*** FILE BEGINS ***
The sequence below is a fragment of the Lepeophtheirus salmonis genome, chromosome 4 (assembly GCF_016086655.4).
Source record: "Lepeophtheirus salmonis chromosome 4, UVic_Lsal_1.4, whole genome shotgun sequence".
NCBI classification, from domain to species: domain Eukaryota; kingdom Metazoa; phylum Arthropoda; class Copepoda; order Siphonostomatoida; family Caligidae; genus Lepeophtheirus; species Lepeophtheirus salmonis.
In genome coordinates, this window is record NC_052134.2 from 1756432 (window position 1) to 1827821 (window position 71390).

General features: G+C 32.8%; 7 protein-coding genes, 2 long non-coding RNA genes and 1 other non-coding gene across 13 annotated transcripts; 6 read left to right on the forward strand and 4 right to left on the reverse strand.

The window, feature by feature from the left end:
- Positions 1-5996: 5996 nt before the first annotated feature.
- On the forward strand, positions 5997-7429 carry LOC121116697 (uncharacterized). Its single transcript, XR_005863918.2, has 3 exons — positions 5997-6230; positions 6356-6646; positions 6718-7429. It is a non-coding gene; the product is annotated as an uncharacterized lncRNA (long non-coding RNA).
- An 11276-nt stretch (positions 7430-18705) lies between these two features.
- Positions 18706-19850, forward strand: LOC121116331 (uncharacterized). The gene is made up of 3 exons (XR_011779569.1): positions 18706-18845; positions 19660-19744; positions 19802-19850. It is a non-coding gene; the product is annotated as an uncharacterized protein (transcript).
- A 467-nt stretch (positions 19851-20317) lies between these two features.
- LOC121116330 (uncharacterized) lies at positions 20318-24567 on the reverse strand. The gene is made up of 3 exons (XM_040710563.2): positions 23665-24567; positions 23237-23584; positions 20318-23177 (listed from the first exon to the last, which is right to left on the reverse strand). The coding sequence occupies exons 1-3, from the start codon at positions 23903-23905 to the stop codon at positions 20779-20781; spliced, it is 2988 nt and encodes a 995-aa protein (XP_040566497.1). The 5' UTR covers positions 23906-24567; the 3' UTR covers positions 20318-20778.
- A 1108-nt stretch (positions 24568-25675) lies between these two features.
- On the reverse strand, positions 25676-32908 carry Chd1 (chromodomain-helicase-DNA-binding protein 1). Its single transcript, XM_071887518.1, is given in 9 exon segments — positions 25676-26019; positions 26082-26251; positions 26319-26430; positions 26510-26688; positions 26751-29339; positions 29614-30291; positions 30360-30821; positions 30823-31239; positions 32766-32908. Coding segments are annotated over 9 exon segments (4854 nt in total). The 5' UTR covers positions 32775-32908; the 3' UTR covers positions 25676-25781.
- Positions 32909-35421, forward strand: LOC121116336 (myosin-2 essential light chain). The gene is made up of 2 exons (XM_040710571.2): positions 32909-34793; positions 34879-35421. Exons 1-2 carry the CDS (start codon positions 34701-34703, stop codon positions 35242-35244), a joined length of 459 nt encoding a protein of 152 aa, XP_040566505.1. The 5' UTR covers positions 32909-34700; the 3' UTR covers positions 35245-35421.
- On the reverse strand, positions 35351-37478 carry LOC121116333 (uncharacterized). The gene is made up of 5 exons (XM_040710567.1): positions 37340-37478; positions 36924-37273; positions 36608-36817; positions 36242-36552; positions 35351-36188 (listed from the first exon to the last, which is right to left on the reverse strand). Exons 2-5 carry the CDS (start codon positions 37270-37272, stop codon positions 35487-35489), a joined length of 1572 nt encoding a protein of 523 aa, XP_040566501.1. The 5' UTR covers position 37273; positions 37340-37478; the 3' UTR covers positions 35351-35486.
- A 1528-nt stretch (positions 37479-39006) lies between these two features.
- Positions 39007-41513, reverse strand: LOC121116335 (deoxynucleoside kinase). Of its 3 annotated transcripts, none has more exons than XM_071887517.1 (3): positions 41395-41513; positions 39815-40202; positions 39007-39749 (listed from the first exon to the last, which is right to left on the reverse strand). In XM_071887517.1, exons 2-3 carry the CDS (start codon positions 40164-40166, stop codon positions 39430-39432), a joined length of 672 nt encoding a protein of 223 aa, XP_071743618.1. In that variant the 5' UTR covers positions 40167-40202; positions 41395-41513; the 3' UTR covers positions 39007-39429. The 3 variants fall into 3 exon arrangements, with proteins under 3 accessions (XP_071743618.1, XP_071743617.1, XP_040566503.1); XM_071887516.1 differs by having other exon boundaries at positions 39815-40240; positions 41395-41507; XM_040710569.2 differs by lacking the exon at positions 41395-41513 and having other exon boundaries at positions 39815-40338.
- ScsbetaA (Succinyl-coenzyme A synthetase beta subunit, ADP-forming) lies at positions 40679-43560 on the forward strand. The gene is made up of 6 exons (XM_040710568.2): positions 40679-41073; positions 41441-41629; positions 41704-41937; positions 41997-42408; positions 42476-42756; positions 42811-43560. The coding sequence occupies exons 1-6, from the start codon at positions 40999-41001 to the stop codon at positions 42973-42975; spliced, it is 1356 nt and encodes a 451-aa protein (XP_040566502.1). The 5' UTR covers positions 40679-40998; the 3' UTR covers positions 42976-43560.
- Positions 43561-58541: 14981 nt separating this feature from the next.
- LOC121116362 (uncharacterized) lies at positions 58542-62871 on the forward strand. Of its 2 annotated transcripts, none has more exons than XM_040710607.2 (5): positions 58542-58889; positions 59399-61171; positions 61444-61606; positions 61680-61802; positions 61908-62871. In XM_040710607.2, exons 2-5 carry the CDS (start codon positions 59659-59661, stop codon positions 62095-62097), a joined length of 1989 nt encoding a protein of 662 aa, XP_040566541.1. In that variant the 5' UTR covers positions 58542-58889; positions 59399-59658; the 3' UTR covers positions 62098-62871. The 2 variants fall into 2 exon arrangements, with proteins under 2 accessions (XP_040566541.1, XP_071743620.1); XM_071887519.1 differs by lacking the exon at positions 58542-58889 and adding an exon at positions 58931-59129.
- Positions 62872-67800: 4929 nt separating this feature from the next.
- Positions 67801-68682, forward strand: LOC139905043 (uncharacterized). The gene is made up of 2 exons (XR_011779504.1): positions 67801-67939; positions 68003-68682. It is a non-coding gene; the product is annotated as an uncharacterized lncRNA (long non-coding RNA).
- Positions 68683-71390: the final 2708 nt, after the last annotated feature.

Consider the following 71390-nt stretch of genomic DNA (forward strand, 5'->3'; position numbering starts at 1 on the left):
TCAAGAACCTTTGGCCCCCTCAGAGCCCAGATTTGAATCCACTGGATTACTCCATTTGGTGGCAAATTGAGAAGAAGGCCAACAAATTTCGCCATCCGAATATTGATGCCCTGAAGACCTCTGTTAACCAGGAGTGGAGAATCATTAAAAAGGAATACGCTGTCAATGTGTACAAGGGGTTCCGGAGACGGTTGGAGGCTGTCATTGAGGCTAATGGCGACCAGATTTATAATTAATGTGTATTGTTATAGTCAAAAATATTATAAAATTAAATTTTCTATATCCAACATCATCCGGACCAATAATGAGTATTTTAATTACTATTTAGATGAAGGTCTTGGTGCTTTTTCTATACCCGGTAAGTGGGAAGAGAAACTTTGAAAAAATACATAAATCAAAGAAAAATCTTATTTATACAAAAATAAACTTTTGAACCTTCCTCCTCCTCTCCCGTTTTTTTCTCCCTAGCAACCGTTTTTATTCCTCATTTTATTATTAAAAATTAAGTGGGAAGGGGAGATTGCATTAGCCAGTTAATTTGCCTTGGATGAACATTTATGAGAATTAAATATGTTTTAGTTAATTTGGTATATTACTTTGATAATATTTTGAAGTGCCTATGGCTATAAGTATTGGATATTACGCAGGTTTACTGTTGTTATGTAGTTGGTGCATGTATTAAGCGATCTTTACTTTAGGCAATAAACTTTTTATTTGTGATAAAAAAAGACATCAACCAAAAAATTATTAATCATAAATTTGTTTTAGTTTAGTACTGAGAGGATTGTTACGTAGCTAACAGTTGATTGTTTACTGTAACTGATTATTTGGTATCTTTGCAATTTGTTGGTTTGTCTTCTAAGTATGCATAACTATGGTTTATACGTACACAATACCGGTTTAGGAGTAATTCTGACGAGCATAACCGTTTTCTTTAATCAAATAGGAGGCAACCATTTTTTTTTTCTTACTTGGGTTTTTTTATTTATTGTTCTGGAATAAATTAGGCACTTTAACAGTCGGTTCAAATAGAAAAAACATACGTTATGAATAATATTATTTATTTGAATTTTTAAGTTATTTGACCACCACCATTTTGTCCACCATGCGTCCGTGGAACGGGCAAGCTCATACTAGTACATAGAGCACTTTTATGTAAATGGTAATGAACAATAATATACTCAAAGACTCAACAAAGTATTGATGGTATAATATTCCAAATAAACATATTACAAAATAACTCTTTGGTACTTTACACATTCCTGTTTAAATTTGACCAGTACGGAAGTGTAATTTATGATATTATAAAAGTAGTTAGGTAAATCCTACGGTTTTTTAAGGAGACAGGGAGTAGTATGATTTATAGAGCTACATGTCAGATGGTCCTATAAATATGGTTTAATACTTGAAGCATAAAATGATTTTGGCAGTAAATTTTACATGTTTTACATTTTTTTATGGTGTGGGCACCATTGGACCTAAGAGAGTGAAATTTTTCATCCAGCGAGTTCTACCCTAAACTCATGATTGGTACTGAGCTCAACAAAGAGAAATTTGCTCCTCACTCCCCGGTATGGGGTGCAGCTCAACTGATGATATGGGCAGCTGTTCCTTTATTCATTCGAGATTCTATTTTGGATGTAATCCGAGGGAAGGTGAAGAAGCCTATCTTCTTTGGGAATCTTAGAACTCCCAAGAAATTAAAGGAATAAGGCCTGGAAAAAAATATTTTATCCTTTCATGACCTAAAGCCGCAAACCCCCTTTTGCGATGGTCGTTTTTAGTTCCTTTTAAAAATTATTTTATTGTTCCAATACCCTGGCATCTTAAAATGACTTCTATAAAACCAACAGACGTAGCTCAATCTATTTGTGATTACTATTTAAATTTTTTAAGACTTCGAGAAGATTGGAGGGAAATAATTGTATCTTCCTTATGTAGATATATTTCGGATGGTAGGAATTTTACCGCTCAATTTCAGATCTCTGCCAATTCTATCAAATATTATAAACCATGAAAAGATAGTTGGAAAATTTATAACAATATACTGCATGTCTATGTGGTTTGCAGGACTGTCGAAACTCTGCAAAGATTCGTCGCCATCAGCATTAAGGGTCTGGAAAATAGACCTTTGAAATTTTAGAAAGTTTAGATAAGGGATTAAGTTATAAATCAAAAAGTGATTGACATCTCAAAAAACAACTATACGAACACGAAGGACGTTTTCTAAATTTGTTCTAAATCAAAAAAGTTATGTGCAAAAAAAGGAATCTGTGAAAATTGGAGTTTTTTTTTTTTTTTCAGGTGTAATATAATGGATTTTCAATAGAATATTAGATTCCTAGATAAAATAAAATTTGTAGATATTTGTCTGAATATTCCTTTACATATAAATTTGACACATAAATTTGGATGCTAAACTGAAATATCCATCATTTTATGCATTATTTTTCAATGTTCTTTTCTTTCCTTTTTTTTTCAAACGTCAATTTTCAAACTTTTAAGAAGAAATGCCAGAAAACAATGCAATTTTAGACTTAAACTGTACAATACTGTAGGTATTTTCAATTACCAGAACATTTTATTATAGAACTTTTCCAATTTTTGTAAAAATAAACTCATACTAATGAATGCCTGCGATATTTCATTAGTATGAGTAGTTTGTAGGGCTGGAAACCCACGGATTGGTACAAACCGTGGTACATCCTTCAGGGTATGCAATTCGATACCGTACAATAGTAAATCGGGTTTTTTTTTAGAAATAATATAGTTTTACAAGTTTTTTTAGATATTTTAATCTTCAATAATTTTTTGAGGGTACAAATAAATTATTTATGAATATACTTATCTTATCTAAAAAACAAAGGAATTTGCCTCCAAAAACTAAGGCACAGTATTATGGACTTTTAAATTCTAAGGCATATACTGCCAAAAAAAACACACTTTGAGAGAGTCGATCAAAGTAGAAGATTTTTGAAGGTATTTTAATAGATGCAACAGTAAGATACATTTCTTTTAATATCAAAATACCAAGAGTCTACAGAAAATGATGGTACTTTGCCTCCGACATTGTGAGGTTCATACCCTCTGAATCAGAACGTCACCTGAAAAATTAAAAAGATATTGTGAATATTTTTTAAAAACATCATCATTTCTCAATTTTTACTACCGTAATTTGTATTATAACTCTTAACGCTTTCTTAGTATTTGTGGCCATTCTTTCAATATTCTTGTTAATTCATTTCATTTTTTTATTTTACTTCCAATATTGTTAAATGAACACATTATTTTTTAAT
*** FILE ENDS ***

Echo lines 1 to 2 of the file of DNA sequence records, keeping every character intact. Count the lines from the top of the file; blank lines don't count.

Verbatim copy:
The sequence below is a fragment of the Lepeophtheirus salmonis genome, chromosome 4 (assembly GCF_016086655.4).
Source record: "Lepeophtheirus salmonis chromosome 4, UVic_Lsal_1.4, whole genome shotgun sequence".